Well, on a rainy Thursday after the Giants took two of three games from the Dodgers — always a good thing now that baseball season has started — I thought I’d catch up on a couple of things that crossed the proverbial radar this week.
First, essayist Bruce Byfield wrote an interesting piece on Debian entitled “Nine Myths That Shouldn’t Stop You From Trying Debian,” which can be found here. I don’t know why anyone wouldn’t try Debian — it was my first distro, though I didn’t come back to it for good until about 18 months ago in the form of CrunchBang — but the points that Bruce makes about the perceptions of Debian in the wider FOSS world (and outside, for that matter) are ones that need both correcting, in those cases, or emphasis where it needs it. My favorite of all of them in Number 7: Unstable is Unstable — anyone who has used CrunchBang or the new distro VSIDO, based on Sid, knows what a misnomer “unstable” is, both in the form of much of the software and in the case of Sid itself. Fear of “testing” versions is something that may be falling by the wayside as the average Linux/FOSS user becomes more tech savvy.
Go and read it. It’s a good one.
Then, I sheepishly admit that after paying a bill to our friends at the service of internal revenue on the federal level (for those outside the U.S., those are taxes), I have had to consider parting ways with a laptop I saved from recycling doom, rebuilding it and using it for awhile. It’s a Tosihba Satellite L455 laptop that’s the size of an aircraft carrier, and it’s for sale (first $150 or so takes it). I reinstalled Linux on it, and rather than put on CrunchBang, I decided to use one of the Fedora 18 disks I got at SCALE this year to make the machine more useable for those who may not be regular Linux users (and if a Linux user buys it, then s/he will know what to do in putting the distro of their choice on it).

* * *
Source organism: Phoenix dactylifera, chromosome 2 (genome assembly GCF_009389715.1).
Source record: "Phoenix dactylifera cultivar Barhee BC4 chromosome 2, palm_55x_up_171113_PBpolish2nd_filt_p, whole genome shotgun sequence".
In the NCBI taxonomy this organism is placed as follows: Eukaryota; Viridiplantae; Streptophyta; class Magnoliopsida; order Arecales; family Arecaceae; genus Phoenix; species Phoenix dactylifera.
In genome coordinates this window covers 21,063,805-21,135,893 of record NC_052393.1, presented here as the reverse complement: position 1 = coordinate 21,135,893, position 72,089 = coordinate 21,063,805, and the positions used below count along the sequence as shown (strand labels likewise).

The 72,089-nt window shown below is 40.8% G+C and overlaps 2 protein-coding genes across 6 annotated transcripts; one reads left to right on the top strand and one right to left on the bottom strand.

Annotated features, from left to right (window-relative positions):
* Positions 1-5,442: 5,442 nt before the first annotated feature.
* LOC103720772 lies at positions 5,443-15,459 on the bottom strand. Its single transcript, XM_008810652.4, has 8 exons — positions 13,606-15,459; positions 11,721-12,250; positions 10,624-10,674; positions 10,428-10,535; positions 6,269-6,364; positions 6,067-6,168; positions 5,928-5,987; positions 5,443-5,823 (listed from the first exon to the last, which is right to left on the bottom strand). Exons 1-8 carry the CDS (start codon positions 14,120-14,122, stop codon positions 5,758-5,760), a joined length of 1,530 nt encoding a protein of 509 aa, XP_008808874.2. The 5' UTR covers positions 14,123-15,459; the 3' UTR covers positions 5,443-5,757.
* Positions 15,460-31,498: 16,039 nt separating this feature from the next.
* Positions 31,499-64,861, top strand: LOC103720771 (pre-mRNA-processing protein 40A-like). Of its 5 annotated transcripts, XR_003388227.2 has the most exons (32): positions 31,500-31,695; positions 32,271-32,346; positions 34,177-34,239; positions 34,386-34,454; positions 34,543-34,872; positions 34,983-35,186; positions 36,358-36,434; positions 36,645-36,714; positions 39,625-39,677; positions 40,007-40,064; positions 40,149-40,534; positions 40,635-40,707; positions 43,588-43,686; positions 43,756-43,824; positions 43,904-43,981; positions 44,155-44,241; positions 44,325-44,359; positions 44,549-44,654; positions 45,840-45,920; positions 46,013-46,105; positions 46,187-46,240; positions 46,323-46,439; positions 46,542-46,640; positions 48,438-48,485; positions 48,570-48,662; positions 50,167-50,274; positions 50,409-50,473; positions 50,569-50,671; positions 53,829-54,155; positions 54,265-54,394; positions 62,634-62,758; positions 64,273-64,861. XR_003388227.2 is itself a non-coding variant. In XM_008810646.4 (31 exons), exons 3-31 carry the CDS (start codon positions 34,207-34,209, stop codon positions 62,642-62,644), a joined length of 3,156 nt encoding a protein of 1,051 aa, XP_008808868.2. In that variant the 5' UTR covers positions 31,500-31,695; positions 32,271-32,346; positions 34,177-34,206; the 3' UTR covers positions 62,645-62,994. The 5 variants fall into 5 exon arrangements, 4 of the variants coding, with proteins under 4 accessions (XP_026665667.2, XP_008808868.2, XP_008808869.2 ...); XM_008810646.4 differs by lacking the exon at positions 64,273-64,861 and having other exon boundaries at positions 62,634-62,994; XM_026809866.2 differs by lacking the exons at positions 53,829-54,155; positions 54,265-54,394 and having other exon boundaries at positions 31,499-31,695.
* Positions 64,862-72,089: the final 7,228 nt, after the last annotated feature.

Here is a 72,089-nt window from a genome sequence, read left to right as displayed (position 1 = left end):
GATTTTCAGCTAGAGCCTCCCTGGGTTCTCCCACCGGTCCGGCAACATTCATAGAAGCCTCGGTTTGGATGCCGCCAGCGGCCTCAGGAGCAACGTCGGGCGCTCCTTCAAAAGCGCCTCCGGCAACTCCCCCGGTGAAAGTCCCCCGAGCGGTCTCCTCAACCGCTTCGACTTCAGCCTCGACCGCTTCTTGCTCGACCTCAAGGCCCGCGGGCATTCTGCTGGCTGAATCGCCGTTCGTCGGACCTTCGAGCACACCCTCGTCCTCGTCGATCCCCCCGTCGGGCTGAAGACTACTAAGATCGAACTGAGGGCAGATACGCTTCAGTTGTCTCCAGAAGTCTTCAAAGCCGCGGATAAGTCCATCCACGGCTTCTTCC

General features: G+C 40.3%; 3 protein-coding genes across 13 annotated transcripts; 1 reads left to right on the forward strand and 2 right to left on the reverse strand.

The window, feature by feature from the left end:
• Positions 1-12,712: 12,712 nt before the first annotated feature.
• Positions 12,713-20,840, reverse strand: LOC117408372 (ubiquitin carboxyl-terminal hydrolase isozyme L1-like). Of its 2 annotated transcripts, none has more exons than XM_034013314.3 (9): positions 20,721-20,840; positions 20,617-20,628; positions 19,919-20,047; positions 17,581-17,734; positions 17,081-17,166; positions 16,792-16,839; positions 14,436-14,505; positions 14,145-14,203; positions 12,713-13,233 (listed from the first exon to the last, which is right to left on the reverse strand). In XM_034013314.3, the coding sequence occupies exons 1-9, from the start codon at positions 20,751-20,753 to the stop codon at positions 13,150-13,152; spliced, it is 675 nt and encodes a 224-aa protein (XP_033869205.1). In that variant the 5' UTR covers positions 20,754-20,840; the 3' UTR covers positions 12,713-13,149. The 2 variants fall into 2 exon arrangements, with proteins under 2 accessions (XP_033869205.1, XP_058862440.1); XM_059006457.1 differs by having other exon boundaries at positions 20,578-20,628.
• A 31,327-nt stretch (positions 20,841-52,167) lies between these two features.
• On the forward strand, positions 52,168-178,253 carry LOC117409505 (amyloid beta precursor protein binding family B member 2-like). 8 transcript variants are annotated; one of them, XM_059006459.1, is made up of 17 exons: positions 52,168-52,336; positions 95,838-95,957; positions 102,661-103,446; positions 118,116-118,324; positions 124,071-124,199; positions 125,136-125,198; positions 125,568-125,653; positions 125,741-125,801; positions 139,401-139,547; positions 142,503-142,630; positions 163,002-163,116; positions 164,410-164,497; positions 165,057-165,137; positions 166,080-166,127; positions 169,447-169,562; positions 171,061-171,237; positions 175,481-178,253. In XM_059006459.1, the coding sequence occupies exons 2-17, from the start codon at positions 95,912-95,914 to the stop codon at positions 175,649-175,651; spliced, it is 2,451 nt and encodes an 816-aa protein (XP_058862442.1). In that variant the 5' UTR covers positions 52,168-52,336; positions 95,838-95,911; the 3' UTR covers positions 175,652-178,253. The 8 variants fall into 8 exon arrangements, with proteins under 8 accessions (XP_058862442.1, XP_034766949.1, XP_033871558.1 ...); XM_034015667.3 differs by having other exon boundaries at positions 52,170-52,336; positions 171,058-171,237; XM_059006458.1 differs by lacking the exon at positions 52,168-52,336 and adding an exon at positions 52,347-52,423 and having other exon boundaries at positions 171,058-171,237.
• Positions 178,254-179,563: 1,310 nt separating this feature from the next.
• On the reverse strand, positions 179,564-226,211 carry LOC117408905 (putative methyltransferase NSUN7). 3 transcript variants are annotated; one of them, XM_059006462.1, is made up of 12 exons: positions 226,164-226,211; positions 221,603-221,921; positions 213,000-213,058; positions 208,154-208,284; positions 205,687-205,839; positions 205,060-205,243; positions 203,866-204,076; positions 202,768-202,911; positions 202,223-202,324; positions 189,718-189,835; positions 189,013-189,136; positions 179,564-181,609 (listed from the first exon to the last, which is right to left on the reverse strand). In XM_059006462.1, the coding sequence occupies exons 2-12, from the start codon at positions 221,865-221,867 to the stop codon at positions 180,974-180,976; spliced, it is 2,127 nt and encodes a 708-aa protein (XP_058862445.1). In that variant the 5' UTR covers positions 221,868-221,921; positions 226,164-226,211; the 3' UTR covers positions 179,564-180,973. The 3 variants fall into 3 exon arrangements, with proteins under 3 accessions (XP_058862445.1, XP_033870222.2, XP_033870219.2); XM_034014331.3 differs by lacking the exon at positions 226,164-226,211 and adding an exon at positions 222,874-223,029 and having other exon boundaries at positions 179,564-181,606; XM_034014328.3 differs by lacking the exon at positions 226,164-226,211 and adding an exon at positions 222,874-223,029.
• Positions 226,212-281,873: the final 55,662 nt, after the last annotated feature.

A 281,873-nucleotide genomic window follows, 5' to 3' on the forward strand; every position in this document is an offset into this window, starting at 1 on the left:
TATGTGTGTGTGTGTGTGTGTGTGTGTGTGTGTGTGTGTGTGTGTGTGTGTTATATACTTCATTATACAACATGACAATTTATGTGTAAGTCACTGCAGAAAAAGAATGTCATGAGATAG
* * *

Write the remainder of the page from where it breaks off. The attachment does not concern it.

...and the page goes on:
[Before you even begin to think about starting the question, here's why I didn't install Ubuntu or any of its desktop derivatives: Since the mid-teens -- around Fedora 14, maybe -- Fedora has been user-friendly enough for anyone to use and maintain. If Bruce Byfield wants to REALLY do some mythbusting, he might want to tackle that topic.]
Now I told you that story of the Toshiba to tell you this one: After I installed the “Desktop” version of Fedora 18 — that’s the GNOME desktop for those of you keeping score at home (though why Fedora doesn’t call it the GNOME desktop was always a mystery to me, even when I participated in the Fedora community) — I have to say that GNOME 3 has made great strides in becoming . . . how can I put this tactfully? . . . useable. In fact, it’s very agile and responsive on this 64-bit hardware and, after getting used to it, I can see where both experienced users can tweak it to their satisfaction, as well as how new users can get a handle on navigating it rather easily.
And, unlike Unity, it doesn’t spy on you by default. But that’s another topic for another time.
Time to head to the DMV — the Capitola office is always quick and I’ve never spent more than one hour there — and to the newspaper.
This blog, and all other blogs by Larry the Free Software Guy, Larry the CrunchBang Guy and Larry Cafiero, are licensed under the Creative Commons Attribution-NonCommercial-NoDerivs CC BY-NC-ND license. In short, this license allows others to download this work and share it with others as long as they credit me as the author, but others can’t change it in any way or use it commercially.
(Larry Cafiero is one of the founders of the Lindependence Project and develops business software at Redwood Digital Research, a consultancy that provides FOSS solutions in the small business and home office environment.)